Fears grow over decline in town hall planners protecting Islington’s treasured buildings
Several prominent conservation groups have united to question the way Islington Council protects the borough’s vulnerable heritage buildings.
The consortium of historical and preservation groups has written to the town hall to complain about what they say is a marked decline in services.
The previous conservation chief left some years ago and the group say a failure to adequately replace him led to the decline.
The letter highlights the decision by council officers to recommend planning permission for a new building that would partially obscure views of the Union Chapel in Compton Avenue as indicative of the problem.
Martin Jones, chairman of Highbury Fields Association, said: “We have been concerned for some time that Alex Forshaw, the previous head of conservation, has never been properly replaced.”
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He added this is coupled with a 70 per cent cut in staff at the planning and conservation department. He said: “We all feel the way the development behind the Union Chapel has been handled is very strange. The planning team need experienced staff who know Islington and its wealth of fine buildings.”
Cllr Terry Stacy, leader of the opposition Lib Dem group, said: “It is so worrying that some residents feel that the council is not getting the balance right now. It is clear that there has been a crisis with staffing on planning and conservation issues.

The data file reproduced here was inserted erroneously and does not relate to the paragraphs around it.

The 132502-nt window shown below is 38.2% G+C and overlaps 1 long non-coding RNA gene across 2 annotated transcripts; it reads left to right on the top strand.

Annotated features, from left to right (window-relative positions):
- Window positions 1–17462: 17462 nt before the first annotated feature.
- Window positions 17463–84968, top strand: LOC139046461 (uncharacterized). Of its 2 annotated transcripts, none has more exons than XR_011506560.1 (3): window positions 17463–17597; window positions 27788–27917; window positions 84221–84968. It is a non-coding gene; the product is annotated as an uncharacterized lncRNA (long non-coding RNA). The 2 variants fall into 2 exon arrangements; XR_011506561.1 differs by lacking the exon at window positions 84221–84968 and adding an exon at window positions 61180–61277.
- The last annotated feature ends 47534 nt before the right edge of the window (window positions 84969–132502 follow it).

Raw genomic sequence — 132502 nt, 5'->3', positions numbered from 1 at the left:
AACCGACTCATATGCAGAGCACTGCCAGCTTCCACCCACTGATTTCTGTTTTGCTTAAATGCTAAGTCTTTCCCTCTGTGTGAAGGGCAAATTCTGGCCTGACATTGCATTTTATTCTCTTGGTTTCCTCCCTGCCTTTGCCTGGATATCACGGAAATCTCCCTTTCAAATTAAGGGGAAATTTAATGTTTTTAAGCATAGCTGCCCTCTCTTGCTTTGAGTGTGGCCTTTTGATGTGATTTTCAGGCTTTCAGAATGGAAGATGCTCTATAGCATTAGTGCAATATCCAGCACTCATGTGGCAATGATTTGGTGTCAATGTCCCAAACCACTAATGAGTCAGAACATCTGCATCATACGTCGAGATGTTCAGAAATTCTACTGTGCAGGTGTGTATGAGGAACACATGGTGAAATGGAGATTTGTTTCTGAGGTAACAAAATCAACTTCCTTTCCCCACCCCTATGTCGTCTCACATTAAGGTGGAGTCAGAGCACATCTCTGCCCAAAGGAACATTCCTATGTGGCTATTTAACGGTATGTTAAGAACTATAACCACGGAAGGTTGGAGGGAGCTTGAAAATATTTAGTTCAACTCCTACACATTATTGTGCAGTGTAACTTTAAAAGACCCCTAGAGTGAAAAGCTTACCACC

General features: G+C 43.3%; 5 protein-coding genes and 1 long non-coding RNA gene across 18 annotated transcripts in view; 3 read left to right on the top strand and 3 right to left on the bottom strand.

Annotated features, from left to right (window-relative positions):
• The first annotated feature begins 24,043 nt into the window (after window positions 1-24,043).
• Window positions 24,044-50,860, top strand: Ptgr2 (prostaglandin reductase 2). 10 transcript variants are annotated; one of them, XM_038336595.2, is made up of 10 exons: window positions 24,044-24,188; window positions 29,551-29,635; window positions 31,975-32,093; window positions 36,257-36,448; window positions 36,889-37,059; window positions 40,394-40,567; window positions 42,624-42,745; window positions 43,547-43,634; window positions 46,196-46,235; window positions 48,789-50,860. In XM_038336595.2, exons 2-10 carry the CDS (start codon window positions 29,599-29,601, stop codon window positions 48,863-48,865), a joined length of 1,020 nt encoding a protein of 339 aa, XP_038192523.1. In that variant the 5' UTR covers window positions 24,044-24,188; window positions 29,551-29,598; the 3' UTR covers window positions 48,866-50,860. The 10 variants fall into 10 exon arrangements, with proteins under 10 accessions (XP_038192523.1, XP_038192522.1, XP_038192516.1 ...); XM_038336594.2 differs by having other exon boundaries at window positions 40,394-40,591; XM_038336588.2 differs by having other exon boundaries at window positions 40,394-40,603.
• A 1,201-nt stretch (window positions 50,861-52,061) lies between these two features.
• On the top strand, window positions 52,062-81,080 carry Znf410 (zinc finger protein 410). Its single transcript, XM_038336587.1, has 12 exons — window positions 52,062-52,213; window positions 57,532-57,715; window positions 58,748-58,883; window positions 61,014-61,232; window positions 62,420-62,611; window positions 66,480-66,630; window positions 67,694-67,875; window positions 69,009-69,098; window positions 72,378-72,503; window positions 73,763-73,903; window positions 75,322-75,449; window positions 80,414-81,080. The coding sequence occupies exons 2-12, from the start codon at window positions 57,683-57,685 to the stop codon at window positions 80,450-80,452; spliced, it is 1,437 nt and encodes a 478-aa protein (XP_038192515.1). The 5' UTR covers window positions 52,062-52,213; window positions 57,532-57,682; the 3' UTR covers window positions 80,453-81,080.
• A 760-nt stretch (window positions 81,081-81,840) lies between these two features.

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“Last year the council spent over �8million on agency staff to fill gaps throughout the council while laying off full-time staff. This is a warped sense of priorities.”
Members of the Canonbury Society, Union Chapel Project, Highbury Fields Association, Islington Archaeology and History Society, Islington Society, Friends of the Union Chapel and the Upper Street Association got together to pen the complaint.
Cllr Martin Klute, vice-chair of Islington’s planning committee, said: “There are two issues here and this letter muddies the water.
“With regards to the development behind the Union Chapel, the council are slightly hamstrung because of a decision by the planning inspector to recommend the development under certain conditions.
“If those are met, if the application was turned down the council would have to give a clear reason for doing so in court.
“Regarding the overall planning situation, I agree when Alex Forshaw left he wasn’t adequately replaced straight way, but that was under the previous administration.
“One of the first things we did was address that and since then, the quality of the service has improved. And it’s just not true that 70 per cent of the staff have left.”